The standard for granting summary judgment is well established. Summary judgment may not be granted unless "the pleadings, depositions, answers to interrogatories, and admissions on file, together with the affidavits, if any, show that there is no genuine issue as to any material fact and that the moving party is entitled to a judgment as a matter of law." Fed. R. Civ. P. 56(c); see also Celotex Corp. v. Catrett, 477 U.S. 317, 322 (1986); Gallo v. Prudential Residential Servs. Ltd. P'ship, 22 F.3d 1219, 1223 (2d Cir. 1994). "[T]he trial court's task at the summary judgment motion stage of the litigation is carefully limited to discerning whether there are genuine issues of material fact to be tried, not to deciding them. Its duty, in short, is confined at this point to issue-finding; it does not extend to issue-resolution." Gallo, 22 F.3d at 1224. The moving party bears the initial burden of informing the district court of the basis for its motion and identifying the matter that it believes demonstrates the absence of a genuine issue of material fact. Celotex, 477 U.S. at 323. The substantive law governing the case will identify those facts that are material and "only disputes over facts that might affect the outcome of the suit under the governing law will properly preclude the entry of summary judgment." Anderson v. Liberty Lobby, Inc., 477 U.S. 242, 248 (1986); see also Consol. Edison, Inc. v. Northeast Utilities, 332 F. Supp. 2d 639, 642 (S.D.N.Y. 2004).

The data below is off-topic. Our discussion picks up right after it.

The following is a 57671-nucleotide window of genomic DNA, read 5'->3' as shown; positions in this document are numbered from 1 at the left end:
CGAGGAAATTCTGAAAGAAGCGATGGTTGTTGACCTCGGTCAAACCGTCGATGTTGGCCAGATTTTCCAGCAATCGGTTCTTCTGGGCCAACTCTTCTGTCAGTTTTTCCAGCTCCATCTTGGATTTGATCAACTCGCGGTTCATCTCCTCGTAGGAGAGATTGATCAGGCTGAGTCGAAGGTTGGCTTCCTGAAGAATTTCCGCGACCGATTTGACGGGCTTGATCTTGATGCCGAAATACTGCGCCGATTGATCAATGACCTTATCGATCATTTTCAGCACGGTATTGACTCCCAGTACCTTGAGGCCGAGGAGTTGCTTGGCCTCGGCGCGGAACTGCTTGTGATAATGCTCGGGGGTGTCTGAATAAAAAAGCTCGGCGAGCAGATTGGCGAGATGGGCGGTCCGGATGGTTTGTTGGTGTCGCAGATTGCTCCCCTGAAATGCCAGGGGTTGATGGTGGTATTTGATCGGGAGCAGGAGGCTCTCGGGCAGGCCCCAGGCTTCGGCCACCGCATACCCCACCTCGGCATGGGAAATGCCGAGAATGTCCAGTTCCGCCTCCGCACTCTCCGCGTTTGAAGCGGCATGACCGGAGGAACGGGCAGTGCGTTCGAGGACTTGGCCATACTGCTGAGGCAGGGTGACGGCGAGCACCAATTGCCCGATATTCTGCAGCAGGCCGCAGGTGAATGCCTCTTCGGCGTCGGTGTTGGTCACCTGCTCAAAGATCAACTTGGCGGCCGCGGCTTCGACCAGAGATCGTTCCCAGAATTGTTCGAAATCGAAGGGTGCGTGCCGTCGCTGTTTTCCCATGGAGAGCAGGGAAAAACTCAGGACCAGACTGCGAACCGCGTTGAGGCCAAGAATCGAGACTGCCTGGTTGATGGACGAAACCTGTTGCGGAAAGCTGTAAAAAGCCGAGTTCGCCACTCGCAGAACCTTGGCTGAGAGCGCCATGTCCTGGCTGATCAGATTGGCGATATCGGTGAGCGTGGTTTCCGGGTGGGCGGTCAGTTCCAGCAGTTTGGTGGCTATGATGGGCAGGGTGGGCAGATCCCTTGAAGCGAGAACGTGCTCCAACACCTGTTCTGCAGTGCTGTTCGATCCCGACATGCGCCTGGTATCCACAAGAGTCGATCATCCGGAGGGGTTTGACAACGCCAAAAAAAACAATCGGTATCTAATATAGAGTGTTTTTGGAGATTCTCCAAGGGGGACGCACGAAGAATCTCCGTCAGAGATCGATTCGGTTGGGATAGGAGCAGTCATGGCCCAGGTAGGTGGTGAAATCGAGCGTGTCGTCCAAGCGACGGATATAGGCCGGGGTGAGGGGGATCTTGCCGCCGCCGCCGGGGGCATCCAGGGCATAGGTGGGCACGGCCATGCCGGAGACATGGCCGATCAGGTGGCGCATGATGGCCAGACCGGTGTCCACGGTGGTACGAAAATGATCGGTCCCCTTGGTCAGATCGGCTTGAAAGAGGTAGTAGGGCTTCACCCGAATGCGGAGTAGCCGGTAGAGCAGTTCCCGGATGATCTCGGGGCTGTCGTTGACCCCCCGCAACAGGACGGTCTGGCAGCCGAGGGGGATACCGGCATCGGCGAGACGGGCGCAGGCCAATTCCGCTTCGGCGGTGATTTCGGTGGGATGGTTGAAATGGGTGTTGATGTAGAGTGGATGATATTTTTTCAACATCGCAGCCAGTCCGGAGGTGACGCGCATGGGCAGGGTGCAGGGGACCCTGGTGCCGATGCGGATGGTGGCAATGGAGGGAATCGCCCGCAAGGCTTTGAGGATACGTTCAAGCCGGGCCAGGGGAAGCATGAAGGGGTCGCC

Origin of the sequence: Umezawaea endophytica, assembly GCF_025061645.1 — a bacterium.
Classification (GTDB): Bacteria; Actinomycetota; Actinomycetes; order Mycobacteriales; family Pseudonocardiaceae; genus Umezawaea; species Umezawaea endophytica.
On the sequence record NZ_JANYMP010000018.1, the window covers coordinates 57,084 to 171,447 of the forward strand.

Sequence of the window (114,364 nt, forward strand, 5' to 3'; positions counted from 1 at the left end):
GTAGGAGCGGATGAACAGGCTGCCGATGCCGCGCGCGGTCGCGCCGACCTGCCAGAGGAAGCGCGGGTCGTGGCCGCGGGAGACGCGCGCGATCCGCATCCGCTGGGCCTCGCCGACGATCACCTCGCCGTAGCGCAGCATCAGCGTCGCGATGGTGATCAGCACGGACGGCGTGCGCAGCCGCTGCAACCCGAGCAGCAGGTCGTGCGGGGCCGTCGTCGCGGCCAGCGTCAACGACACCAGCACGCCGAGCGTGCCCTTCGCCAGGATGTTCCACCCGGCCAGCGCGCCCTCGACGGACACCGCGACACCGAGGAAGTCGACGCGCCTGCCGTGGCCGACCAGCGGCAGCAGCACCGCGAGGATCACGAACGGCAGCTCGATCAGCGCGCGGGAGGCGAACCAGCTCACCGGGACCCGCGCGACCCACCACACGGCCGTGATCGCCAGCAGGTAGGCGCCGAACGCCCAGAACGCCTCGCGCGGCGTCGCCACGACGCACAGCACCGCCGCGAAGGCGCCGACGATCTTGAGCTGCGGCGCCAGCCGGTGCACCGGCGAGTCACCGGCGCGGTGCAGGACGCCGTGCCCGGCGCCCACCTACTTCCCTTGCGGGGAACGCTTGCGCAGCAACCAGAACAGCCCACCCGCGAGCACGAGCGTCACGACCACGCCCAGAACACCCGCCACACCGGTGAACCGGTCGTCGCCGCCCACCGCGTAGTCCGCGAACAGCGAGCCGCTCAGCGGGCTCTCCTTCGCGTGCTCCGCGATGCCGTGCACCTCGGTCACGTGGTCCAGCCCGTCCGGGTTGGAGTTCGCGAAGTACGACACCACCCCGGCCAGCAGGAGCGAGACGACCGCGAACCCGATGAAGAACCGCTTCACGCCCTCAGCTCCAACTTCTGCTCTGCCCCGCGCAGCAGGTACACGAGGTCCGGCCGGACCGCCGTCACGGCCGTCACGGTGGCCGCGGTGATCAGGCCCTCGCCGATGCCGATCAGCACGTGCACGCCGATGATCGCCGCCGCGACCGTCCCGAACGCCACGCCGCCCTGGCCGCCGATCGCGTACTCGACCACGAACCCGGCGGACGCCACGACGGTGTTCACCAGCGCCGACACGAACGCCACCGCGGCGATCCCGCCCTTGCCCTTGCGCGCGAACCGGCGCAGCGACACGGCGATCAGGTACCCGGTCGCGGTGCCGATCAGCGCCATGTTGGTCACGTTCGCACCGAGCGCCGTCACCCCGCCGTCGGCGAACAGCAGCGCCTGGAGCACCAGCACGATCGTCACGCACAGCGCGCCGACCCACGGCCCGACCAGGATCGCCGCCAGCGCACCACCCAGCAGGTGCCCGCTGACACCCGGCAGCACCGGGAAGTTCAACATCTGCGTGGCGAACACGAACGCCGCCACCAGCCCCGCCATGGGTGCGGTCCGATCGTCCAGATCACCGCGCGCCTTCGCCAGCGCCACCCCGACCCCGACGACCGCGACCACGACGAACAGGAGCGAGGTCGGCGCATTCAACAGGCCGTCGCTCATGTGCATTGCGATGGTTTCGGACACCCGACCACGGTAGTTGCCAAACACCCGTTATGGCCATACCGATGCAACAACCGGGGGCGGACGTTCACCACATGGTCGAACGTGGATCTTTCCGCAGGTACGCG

Summary judgment is appropriate if it appears that the non-moving party cannot prove an element that is essential to the non-moving party's case and on which it will bear the burden of proof at trial. See Cleveland v. Policy Mgt. Sys. Corp., 526 U.S. 795, 805-06 (1999); Celotex, 477 U.S. at 322; Powell v. Nat. Bd. of Med. Exam'rs, 364 F.3d 79, 84 (2d Cir. 2004). In determining whether summary judgment is appropriate, a court must resolve all ambiguities and draw all reasonable inferences against the moving party. See Matsushita Elec. Indus. Co. v. Zenith Radio Corp., 475 U.S. 574, 587 (1986) (citing United States v. Diebold, Inc., 369 U.S. 654, 655 (1962)); see also Gallo, 22 F.3d at 1223. Summary judgment is improper if there is any evidence in the record from any source from which a reasonable inference could be drawn in favor of the nonmoving party. See Chambers v. T.R.M. Copy Ctrs. Corp., 43 F.3d 29, 37 (2d Cir. 1994). If the moving party meets its initial burden of showing a lack of a material issue of fact, the burden shifts to the nonmoving party to come forward with "specific facts showing that there is a genuine issue for trial." Fed. R. Civ. P. 56(e). The nonmoving party must produce evidence in the record and "may not rely simply on conclusory statements or on contentions that the affidavits supporting the motion are not credible." Ying Jing Gan v. City of New York, 996 F.2d 522, 532 (2d Cir. 1993); see also Scotto v. Almenas, 143 F.3d 105, 114-15 (2d Cir. 1998); Singh v. New York City Off-Track Betting Corp., No. 03 Civ. 5238, 2005 WL 1354038, at *1 (S.D.N.Y. June 8, 2005).